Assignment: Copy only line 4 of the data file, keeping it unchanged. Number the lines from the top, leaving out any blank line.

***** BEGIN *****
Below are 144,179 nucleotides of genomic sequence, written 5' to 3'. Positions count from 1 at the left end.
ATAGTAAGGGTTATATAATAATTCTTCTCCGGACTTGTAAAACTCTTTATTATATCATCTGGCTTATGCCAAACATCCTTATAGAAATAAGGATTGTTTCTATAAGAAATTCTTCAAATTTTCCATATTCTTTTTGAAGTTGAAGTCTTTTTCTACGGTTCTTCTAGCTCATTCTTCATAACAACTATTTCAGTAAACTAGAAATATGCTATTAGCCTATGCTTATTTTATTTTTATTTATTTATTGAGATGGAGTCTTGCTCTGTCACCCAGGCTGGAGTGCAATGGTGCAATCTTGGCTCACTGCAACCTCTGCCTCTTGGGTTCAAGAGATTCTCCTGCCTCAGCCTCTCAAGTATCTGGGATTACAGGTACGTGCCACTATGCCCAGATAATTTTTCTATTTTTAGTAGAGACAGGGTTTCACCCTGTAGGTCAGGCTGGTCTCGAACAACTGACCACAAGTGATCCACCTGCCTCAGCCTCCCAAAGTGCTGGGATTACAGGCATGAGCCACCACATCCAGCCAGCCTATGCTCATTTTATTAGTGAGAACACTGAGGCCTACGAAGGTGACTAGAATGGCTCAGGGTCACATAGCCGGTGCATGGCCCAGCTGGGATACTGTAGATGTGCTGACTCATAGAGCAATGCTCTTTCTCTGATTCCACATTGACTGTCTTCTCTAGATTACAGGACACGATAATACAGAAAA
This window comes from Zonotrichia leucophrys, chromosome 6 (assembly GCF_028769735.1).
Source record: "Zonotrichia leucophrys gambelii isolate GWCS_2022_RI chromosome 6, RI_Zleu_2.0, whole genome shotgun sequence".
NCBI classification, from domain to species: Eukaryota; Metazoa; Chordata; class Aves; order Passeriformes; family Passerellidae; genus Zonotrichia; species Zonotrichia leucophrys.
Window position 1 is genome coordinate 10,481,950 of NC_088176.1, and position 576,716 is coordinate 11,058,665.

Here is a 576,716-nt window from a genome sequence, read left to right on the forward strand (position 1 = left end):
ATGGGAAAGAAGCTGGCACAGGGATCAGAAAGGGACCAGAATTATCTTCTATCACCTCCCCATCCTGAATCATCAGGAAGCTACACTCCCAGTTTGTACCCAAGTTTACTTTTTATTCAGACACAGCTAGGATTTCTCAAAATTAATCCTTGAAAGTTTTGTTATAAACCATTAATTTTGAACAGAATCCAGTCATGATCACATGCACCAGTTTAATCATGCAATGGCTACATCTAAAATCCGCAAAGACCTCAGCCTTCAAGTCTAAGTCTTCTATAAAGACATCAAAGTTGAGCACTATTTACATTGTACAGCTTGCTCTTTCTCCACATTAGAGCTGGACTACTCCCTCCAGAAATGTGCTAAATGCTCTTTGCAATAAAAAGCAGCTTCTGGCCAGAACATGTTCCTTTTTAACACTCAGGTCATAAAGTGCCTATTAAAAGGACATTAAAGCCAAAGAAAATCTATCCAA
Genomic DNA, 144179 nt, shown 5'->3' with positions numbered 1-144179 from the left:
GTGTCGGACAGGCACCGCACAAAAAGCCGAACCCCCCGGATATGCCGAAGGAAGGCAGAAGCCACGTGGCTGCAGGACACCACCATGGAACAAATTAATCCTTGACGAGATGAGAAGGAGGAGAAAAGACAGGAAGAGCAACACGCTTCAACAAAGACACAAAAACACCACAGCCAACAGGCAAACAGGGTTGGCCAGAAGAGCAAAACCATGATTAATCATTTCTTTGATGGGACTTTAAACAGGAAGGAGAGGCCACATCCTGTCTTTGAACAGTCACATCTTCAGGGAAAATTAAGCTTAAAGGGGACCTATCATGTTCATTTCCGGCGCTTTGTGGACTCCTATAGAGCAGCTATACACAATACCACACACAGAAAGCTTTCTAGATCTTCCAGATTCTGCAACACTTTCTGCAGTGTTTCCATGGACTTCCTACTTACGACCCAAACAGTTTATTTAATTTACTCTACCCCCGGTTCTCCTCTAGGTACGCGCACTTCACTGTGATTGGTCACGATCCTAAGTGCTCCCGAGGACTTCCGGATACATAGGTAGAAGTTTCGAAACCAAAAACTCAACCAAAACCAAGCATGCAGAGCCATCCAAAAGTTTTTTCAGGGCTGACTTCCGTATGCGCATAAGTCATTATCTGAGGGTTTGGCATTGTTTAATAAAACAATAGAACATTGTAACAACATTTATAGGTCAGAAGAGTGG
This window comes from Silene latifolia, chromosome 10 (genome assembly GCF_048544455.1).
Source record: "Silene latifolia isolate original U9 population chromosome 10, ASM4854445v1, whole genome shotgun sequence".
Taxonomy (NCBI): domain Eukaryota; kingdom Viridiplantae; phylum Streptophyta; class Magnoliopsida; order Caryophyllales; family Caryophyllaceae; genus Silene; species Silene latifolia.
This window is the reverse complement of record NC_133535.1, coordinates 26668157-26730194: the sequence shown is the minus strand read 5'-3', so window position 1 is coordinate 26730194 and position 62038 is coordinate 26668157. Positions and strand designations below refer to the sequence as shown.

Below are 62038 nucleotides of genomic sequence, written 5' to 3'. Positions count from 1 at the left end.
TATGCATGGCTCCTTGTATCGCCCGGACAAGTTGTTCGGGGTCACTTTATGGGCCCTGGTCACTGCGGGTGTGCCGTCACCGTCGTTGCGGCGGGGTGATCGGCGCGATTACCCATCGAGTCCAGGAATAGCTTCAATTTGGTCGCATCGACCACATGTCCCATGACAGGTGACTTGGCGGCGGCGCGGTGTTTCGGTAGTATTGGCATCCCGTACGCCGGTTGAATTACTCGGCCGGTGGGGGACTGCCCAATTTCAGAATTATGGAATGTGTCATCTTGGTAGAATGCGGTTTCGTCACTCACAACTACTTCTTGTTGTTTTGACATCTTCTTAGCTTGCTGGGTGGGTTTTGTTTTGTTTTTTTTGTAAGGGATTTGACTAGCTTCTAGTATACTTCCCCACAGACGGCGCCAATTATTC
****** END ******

Source record: "Zonotrichia leucophrys gambelii isolate GWCS_2022_RI chromosome 6, RI_Zleu_2.0, whole genome shotgun sequence".